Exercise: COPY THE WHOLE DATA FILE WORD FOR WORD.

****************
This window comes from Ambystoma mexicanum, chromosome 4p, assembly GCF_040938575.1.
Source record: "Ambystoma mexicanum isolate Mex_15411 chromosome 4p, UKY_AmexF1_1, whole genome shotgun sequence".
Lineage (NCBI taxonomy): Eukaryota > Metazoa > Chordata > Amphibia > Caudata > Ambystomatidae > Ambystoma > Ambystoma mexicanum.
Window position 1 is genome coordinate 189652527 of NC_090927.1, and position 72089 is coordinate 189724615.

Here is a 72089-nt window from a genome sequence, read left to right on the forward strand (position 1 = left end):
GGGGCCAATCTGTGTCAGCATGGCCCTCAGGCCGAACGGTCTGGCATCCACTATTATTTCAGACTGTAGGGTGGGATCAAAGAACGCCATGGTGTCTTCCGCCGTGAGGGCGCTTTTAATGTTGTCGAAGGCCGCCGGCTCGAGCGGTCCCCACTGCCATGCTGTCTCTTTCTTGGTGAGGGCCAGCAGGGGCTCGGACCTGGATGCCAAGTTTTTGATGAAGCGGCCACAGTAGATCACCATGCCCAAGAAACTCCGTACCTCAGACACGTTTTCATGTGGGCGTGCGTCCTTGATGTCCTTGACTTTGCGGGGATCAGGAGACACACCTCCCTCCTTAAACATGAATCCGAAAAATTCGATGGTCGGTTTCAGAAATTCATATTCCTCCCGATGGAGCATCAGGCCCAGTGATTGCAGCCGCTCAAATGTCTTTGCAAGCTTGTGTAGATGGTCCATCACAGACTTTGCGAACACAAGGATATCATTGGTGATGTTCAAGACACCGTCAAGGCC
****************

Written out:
This window comes from Ambystoma mexicanum, chromosome 4p, assembly GCF_040938575.1.
Source record: "Ambystoma mexicanum isolate Mex_15411 chromosome 4p, UKY_AmexF1_1, whole genome shotgun sequence".
Lineage (NCBI taxonomy): Eukaryota > Metazoa > Chordata > Amphibia > Caudata > Ambystomatidae > Ambystoma > Ambystoma mexicanum.
Window position 1 is genome coordinate 189652527 of NC_090927.1, and position 72089 is coordinate 189724615.

Here is a 72089-nt window from a genome sequence, read left to right on the forward strand (position 1 = left end):
GGGGCCAATCTGTGTCAGCATGGCCCTCAGGCCGAACGGTCTGGCATCCACTATTATTTCAGACTGTAGGGTGGGATCAAAGAACGCCATGGTGTCTTCCGCCGTGAGGGCGCTTTTAATGTTGTCGAAGGCCGCCGGCTCGAGCGGTCCCCACTGCCATGCTGTCTCTTTCTTGGTGAGGGCCAGCAGGGGCTCGGACCTGGATGCCAAGTTTTTGATGAAGCGGCCACAGTAGATCACCATGCCCAAGAAACTCCGTACCTCAGACACGTTTTCATGTGGGCGTGCGTCCTTGATGTCCTTGACTTTGCGGGGATCAGGAGACACACCTCCCTCCTTAAACATGAATCCGAAAAATTCGATGGTCGGTTTCAGAAATTCATATTCCTCCCGATGGAGCATCAGGCCCAGTGATTGCAGCCGCTCAAATGTCTTTGCAAGCTTGTGTAGATGGTCCATCACAGACTTTGCGAACACAAGGATATCATTGGTGATGTTCAAGACACCGTCAAGGCC